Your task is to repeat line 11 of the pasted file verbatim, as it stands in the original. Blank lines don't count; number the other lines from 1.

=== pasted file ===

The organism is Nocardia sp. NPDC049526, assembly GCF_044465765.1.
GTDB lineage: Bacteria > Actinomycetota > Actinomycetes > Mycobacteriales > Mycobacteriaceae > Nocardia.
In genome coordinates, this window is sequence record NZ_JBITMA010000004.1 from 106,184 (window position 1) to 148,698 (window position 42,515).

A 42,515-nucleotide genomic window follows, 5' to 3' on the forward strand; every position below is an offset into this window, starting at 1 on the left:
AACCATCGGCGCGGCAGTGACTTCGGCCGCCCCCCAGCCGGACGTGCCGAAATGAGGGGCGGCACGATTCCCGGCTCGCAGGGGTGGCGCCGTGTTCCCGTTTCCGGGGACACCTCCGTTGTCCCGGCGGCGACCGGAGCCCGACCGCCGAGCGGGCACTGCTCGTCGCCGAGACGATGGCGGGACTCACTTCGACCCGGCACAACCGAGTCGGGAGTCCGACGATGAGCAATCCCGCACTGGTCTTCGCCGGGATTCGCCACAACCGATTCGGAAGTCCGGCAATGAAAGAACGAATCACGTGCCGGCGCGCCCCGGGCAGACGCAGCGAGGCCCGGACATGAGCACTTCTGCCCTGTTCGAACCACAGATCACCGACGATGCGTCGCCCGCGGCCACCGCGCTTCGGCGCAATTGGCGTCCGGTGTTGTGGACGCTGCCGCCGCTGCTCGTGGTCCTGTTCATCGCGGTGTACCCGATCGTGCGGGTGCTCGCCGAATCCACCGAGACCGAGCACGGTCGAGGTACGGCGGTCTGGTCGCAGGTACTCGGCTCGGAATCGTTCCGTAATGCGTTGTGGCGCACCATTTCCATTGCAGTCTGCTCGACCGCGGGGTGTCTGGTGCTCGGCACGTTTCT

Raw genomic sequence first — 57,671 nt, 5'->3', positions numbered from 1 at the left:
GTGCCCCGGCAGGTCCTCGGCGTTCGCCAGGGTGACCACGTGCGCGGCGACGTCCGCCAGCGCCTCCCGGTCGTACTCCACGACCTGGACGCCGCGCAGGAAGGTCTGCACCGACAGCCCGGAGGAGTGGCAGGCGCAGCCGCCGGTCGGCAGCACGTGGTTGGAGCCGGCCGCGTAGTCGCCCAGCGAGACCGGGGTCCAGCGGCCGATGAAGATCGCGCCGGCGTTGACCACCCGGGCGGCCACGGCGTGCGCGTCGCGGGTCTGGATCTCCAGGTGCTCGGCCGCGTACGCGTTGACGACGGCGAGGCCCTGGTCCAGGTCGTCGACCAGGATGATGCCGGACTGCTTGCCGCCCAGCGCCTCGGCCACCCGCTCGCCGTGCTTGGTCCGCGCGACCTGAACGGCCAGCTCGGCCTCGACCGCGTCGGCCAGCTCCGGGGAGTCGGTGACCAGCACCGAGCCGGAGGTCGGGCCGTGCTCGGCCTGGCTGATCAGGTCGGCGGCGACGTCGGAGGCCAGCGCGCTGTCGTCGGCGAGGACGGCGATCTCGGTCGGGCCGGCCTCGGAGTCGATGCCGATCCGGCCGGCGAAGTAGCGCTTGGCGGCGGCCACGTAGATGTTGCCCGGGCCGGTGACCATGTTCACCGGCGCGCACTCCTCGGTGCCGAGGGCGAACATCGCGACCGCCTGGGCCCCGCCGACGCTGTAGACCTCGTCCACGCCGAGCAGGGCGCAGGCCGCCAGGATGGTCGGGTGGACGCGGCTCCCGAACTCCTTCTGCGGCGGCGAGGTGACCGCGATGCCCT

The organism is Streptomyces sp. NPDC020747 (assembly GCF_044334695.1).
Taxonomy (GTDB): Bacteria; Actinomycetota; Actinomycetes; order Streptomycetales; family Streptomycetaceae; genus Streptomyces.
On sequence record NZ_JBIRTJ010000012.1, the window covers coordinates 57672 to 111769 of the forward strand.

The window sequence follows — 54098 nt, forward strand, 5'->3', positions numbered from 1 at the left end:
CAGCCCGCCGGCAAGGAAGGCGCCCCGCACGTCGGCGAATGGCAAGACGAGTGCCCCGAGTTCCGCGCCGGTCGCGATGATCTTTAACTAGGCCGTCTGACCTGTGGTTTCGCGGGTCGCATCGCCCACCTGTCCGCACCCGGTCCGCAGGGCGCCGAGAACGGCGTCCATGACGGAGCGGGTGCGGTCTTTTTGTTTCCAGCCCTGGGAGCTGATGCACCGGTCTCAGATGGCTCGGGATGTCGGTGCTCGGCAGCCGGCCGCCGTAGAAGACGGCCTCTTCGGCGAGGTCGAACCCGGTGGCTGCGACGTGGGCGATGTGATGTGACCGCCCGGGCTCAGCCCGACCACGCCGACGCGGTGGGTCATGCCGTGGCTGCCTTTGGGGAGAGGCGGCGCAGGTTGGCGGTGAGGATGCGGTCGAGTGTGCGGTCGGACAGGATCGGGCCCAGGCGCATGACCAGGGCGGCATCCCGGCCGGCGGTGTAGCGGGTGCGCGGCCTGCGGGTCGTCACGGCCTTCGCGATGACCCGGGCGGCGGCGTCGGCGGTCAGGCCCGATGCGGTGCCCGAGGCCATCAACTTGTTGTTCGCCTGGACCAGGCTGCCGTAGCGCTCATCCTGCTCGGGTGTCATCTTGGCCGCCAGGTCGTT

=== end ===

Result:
The window sequence follows — 54098 nt, forward strand, 5'->3', positions numbered from 1 at the left end: